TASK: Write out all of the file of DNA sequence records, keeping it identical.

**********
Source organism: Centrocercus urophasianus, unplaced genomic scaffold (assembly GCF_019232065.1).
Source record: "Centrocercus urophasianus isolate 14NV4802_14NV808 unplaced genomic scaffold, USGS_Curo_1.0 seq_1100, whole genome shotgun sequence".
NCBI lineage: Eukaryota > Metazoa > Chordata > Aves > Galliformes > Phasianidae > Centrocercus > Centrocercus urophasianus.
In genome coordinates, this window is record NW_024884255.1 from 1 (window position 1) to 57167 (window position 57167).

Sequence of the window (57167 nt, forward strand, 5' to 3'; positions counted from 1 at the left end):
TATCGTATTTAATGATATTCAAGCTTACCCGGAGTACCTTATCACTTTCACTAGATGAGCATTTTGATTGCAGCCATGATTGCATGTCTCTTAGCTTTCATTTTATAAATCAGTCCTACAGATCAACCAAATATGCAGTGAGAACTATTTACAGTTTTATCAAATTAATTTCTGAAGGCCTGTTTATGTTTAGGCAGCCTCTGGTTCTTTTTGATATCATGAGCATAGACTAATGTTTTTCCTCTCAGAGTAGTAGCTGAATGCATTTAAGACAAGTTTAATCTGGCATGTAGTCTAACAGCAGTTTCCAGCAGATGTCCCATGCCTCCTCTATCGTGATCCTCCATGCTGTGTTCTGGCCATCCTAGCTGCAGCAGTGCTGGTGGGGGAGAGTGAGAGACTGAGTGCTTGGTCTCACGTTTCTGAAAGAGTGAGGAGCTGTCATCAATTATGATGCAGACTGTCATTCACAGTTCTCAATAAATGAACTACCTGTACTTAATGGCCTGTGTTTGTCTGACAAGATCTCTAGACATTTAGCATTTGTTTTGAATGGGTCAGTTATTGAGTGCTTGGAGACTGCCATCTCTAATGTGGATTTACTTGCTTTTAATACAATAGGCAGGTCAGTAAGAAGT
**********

Source organism: Centrocercus urophasianus, unplaced genomic scaffold (assembly GCF_019232065.1).
Source record: "Centrocercus urophasianus isolate 14NV4802_14NV808 unplaced genomic scaffold, USGS_Curo_1.0 seq_1100, whole genome shotgun sequence".
NCBI lineage: Eukaryota > Metazoa > Chordata > Aves > Galliformes > Phasianidae > Centrocercus > Centrocercus urophasianus.
In genome coordinates, this window is record NW_024884255.1 from 1 (window position 1) to 57167 (window position 57167).

Sequence of the window (57167 nt, forward strand, 5' to 3'; positions counted from 1 at the left end):
TATCGTATTTAATGATATTCAAGCTTACCCGGAGTACCTTATCACTTTCACTAGATGAGCATTTTGATTGCAGCCATGATTGCATGTCTCTTAGCTTTCATTTTATAAATCAGTCCTACAGATCAACCAAATATGCAGTGAGAACTATTTACAGTTTTATCAAATTAATTTCTGAAGGCCTGTTTATGTTTAGGCAGCCTCTGGTTCTTTTTGATATCATGAGCATAGACTAATGTTTTTCCTCTCAGAGTAGTAGCTGAATGCATTTAAGACAAGTTTAATCTGGCATGTAGTCTAACAGCAGTTTCCAGCAGATGTCCCATGCCTCCTCTATCGTGATCCTCCATGCTGTGTTCTGGCCATCCTAGCTGCAGCAGTGCTGGTGGGGGAGAGTGAGAGACTGAGTGCTTGGTCTCACGTTTCTGAAAGAGTGAGGAGCTGTCATCAATTATGATGCAGACTGTCATTCACAGTTCTCAATAAATGAACTACCTGTACTTAATGGCCTGTGTTTGTCTGACAAGATCTCTAGACATTTAGCATTTGTTTTGAATGGGTCAGTTATTGAGTGCTTGGAGACTGCCATCTCTAATGTGGATTTACTTGCTTTTAATACAATAGGCAGGTCAGTAAGAAGT